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I'm citing a study that brings context to my work and some of its methodology is questionable so I am highlighting this aspect. This study was published twice in slightly different forms, once in a lower scale journal with the PhD student as the sole author, and once in a more known journal with both the PhD student and their professor as second author.

This question partly addresses my problem. At first glance, I would cite the most recent, most prestigious piece. It's shorter but sums the bulk of what I need. However it does not address etiquette. If I cite the study by both authors, the professor's name is joined to the student's questionable methods (IMO).

Would it be preferable to stick to the work authored by the student only in this case?

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    Why not cite both and explain the differences?
    – Christian
    Jul 11, 2017 at 14:07
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    In any case, it is not your job to protect an advisor from being linked to a paper he chose to sign. Think rather about your reader when making your choice. Jul 11, 2017 at 14:12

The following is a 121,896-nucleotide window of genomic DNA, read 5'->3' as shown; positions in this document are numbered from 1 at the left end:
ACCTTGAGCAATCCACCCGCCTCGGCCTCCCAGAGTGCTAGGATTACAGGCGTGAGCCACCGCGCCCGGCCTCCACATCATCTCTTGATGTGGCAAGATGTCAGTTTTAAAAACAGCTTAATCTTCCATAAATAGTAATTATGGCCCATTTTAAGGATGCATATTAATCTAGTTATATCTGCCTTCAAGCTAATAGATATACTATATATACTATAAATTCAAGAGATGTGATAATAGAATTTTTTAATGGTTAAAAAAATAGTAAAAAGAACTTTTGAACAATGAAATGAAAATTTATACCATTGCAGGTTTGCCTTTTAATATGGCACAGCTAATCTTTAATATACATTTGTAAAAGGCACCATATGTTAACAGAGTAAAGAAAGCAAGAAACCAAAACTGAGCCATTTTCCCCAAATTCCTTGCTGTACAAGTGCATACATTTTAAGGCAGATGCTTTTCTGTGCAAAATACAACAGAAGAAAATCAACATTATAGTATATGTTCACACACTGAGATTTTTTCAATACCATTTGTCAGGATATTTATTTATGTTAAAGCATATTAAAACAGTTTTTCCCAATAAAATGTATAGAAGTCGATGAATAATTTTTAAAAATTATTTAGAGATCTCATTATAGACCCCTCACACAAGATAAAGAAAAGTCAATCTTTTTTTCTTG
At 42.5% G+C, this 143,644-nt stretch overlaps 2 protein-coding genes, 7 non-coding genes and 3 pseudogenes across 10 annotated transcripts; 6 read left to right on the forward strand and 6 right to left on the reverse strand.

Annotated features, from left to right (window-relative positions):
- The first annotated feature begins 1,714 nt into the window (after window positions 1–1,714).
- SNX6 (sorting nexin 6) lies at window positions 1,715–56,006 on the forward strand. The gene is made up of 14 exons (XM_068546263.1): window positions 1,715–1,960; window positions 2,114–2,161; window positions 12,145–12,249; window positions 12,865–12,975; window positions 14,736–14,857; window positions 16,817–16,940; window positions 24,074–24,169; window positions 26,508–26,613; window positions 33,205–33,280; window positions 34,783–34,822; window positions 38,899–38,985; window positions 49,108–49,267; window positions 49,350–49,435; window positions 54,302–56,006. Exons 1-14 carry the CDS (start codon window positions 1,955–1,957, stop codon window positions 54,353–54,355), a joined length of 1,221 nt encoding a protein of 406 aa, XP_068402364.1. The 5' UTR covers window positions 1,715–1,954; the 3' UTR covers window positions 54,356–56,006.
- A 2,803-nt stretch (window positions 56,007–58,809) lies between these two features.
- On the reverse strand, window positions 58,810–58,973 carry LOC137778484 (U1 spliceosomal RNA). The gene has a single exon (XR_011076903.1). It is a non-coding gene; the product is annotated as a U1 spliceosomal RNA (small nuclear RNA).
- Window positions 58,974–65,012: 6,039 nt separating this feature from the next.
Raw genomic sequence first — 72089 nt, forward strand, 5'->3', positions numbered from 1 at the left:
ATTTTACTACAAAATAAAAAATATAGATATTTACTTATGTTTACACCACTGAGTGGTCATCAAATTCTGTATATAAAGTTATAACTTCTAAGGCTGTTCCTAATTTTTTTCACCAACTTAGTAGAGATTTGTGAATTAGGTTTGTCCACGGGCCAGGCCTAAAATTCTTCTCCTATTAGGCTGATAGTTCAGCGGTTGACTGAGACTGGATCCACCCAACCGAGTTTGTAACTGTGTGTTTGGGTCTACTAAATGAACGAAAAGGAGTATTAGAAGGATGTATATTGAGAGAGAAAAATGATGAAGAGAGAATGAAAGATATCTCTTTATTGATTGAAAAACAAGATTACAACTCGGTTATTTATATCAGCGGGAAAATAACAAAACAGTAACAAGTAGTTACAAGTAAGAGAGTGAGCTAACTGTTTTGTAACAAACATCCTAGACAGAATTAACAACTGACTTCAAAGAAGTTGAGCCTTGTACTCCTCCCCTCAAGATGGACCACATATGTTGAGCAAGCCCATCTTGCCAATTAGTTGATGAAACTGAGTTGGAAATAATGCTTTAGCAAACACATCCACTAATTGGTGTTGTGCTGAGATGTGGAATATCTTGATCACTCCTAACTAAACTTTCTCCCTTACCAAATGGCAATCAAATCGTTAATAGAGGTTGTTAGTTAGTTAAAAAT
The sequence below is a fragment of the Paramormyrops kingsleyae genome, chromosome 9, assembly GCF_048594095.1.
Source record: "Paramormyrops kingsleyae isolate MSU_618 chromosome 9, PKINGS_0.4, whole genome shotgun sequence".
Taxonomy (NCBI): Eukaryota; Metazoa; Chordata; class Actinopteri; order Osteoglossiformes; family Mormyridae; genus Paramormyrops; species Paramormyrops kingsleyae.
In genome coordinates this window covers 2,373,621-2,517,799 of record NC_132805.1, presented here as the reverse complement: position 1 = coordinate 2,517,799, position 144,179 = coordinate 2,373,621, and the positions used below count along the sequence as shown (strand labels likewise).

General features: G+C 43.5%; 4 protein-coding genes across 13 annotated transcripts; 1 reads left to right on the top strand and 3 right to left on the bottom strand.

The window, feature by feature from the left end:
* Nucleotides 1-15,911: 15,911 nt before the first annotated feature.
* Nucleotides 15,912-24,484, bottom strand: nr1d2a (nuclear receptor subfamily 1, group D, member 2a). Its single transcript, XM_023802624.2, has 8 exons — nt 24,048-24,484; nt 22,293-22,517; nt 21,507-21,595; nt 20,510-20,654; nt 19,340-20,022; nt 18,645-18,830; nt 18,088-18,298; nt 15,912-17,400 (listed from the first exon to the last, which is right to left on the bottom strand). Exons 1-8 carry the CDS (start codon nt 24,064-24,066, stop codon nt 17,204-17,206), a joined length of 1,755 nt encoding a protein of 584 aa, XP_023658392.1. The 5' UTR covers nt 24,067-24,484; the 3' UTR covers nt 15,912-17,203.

• @BenoîtKloeckner Thought as much, I'll go for the more prestigious/recent one.
    – curious
    Jul 11, 2017 at 14:59
  • @Christian I don't see glaring differences in the work. I think it was a case of going up the ladder in terms of publication prestige.
    – curious
    Jul 11, 2017 at 14:59
  • How is it possible to publish the same work twice?
    – user64845
    Jul 11, 2017 at 17:02

1 Answer 1

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It is not your job to protect an advisor from being linked to a paper he chose to sign. Think rather about your reader when making your choice.

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